Donegal writer explores a tragedy on a ship that was once a familiar sight along our coast

Donegal writer explores a tragedy on a ship that was once a familiar sight along our coast

A tragic loss of life recalled by Donegal writer Ann Kennedy

One of the most horrifying events in the annals of the 19th century emigration was that dreadful tragedy of the Londonderry. 

A 277-ton paddle Steamer was built in Glasgow in 1841. This paddle steamer was a regular on the Sligo-Liverpool route between July and December 1848. 

On the first of December 1848 the Londonderry was moored at the Belfast Quay getting ready to sail on its weekly run to Liverpool. After taking on Cargo consisting of merchandise and 132 livestock the Londonderry proceeded to Oyster Island where three cabin crew and 174 steerage passengers, mostly emigrants, got on board.  The steamer was ready to sail but did not sail until 4.30pm due to squally conditions.

After 9.00pm the wind reached gale force the sea became so rough that the waves crashed over the deck of the Londonderry. As the night wore on the conditions deteriorated. The Captain ordered the 25 members of the crew to clear the deck of any passengers and the entrance to the steerage area.  The Captain then ordered his crew to cover the deck with a tarpaulin to prevent the water from the waves from leaking through. The covering placed over the companion was so tightly secured that most of the fresh air was cut off to the overcrowded compartment below.

It was blowing a hurricane by midnight. The movement of the ship resulted in some cattle breaking out on deck; many of the cattle were found dead or in a dying state later.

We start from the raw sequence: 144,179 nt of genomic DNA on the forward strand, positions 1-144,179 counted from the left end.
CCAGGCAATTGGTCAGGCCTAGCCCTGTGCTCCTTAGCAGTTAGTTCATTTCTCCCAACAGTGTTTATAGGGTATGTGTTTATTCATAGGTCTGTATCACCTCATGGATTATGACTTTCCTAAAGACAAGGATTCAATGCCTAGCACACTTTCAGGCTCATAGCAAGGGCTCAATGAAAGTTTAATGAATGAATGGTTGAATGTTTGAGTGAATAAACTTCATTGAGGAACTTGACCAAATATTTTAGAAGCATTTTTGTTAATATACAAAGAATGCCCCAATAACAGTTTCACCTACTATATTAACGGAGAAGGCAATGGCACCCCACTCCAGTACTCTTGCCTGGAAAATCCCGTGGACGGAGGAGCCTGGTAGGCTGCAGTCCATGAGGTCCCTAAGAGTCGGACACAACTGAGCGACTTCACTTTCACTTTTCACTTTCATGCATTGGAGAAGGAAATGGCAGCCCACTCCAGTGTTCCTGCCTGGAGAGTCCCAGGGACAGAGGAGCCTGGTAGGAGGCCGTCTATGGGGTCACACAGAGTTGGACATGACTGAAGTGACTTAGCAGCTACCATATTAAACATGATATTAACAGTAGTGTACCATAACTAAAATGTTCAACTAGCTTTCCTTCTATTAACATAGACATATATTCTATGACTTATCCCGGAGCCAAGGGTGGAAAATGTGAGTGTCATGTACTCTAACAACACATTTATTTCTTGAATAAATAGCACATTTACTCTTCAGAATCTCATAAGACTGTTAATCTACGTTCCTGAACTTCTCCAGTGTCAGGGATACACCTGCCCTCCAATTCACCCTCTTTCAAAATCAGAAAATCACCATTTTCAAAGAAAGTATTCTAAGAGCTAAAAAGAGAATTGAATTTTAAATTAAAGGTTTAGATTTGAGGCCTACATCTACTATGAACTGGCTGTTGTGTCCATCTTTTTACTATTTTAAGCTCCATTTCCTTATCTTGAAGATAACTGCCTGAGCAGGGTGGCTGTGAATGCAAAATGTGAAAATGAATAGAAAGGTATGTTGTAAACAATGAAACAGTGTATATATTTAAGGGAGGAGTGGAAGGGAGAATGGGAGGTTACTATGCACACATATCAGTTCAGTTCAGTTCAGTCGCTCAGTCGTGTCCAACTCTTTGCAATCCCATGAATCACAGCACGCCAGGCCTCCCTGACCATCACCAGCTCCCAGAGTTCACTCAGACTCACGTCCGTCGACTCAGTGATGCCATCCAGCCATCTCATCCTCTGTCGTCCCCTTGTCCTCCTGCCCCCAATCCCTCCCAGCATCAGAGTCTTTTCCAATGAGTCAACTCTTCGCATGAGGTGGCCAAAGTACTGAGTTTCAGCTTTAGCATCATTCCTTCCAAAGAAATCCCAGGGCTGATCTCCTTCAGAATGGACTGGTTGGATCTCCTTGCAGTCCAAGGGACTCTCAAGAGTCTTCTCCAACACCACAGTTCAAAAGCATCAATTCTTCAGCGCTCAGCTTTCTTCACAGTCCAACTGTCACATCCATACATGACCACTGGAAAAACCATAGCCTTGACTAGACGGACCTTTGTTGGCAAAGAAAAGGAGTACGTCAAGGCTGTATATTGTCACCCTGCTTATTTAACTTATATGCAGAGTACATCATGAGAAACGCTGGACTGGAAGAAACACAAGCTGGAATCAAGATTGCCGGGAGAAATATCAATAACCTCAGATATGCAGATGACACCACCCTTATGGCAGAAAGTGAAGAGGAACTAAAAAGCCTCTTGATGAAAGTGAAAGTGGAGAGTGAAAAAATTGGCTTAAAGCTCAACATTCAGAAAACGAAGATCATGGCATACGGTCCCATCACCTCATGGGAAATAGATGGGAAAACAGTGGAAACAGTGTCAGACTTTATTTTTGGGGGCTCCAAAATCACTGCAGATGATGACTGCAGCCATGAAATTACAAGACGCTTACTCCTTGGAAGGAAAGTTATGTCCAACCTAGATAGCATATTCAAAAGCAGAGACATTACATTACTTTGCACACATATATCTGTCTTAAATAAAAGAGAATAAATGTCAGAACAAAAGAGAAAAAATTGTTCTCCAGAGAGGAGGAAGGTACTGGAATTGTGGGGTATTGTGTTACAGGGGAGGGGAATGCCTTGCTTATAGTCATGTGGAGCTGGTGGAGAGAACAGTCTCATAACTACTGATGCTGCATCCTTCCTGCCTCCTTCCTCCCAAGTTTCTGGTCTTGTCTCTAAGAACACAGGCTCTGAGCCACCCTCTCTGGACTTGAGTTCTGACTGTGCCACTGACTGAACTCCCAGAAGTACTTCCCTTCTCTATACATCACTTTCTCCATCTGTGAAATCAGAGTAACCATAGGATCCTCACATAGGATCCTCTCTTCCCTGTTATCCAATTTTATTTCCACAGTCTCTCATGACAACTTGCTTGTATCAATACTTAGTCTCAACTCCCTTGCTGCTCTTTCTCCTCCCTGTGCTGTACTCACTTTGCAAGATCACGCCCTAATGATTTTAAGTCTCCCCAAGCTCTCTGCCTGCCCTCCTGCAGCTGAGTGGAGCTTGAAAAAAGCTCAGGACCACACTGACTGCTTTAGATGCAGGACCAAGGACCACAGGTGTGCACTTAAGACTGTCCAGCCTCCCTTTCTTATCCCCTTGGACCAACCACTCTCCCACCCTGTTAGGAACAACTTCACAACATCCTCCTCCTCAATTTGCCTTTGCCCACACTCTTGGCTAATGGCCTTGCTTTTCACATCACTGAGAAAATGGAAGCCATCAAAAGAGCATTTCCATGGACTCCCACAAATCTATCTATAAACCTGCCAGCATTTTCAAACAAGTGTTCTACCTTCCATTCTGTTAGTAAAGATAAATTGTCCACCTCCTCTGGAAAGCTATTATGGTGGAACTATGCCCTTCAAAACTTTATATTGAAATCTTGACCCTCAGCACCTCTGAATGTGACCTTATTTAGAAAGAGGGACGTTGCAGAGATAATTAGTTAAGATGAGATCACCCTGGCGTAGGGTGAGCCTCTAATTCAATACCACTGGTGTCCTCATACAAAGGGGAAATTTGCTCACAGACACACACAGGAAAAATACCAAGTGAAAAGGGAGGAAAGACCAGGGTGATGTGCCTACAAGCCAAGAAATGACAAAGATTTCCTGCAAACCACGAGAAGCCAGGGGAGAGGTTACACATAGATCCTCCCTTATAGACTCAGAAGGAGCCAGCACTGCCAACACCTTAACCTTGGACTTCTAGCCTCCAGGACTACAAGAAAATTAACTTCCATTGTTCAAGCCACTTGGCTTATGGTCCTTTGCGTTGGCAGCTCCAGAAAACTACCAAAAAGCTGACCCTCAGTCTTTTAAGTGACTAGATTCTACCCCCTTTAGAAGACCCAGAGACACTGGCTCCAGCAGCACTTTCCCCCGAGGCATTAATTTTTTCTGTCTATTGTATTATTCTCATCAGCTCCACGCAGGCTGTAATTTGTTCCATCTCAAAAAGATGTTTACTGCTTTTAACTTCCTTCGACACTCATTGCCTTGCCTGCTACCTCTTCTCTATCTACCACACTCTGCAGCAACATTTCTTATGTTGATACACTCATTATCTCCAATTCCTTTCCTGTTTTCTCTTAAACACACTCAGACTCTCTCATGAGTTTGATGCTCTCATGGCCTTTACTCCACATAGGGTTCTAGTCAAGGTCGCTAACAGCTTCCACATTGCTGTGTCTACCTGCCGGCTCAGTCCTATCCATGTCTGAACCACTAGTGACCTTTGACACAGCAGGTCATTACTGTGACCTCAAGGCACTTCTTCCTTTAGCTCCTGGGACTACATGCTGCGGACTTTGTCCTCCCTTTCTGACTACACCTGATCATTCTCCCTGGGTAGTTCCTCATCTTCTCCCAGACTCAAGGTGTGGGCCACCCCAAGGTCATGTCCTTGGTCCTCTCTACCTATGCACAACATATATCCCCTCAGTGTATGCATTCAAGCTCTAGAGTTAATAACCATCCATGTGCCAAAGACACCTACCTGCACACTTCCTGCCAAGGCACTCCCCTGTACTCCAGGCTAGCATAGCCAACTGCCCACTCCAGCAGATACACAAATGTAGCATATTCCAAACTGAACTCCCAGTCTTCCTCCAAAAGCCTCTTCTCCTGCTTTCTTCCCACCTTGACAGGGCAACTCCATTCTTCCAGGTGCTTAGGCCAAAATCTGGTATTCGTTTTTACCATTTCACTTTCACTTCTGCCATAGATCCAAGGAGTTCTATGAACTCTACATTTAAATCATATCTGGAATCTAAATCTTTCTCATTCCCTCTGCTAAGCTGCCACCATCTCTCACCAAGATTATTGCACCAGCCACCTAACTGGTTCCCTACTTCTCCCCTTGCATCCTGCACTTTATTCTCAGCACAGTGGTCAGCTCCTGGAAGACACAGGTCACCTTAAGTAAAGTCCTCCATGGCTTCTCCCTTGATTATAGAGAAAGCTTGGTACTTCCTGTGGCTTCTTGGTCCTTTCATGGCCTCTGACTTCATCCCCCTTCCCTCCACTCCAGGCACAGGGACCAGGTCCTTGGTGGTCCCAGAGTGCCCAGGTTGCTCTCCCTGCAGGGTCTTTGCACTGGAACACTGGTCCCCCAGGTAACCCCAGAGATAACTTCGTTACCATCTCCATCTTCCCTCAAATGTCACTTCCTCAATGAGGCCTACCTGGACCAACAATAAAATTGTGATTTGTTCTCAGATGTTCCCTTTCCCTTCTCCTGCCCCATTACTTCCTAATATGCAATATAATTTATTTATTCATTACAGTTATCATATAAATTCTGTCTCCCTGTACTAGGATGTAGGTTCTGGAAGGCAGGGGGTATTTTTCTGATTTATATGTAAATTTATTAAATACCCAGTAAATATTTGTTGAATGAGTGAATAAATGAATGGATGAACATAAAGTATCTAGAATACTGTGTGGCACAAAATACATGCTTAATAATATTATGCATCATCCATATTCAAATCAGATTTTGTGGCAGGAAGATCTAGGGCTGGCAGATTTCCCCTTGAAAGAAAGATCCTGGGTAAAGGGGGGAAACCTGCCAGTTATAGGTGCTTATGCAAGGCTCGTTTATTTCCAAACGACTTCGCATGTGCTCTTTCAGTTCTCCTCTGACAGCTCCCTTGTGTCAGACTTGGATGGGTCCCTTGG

Below deck 174 people consisting of men, women and children were crammed together that they could barely move. 

Worse, they lacked air necessary to breath. These people struggled violently in a mad effort to find a way out from the gradual suffocation which was about to inundate them. Many of the people were crushed to death in the stampede. 

While this tragedy was unfolding below deck the captain and the crew were fully employed as they exercised all their experience in getting the Londonderry through the raging storm and to safety. 

The captain and the crew were unaware of the disaster that was unfolding below them.

When the alarm was raised many of the crew rushed to the scene, opened the hatch and were suddenly confronted by a blast of steam. This was after the Londonderry arrived into port on Sunday morning 36 hours after the storm had broke. That was when the full extent of the horrific tragedy unfolded. 

According to one eye-witness, the scene on entering the Londonderry steamer was truly heartbreaking. Below deck 72 bodies were piled on each other, their lives stolen. 

The dead consisted of 23 men, 32 women and 17 children. Among the survivors were three little children, all that was  left of a family of nine on their way to join their father, who had already emigrated.

At the inquest, 13 survivors gave evidence about the events on board the Londonderry. It became clear that the captain and crew displayed some harm towards the steerage passengers. There was some evidence to suggest that the captain and crew had acted in what they believed to be the best interest of the passengers on board the Londonderry in clearing the decks in the storm. The verdict was that the deaths were caused by suffocation in consequence with gross negligence. The captain, his first mate and his second mate were all found guilty of manslaughter.

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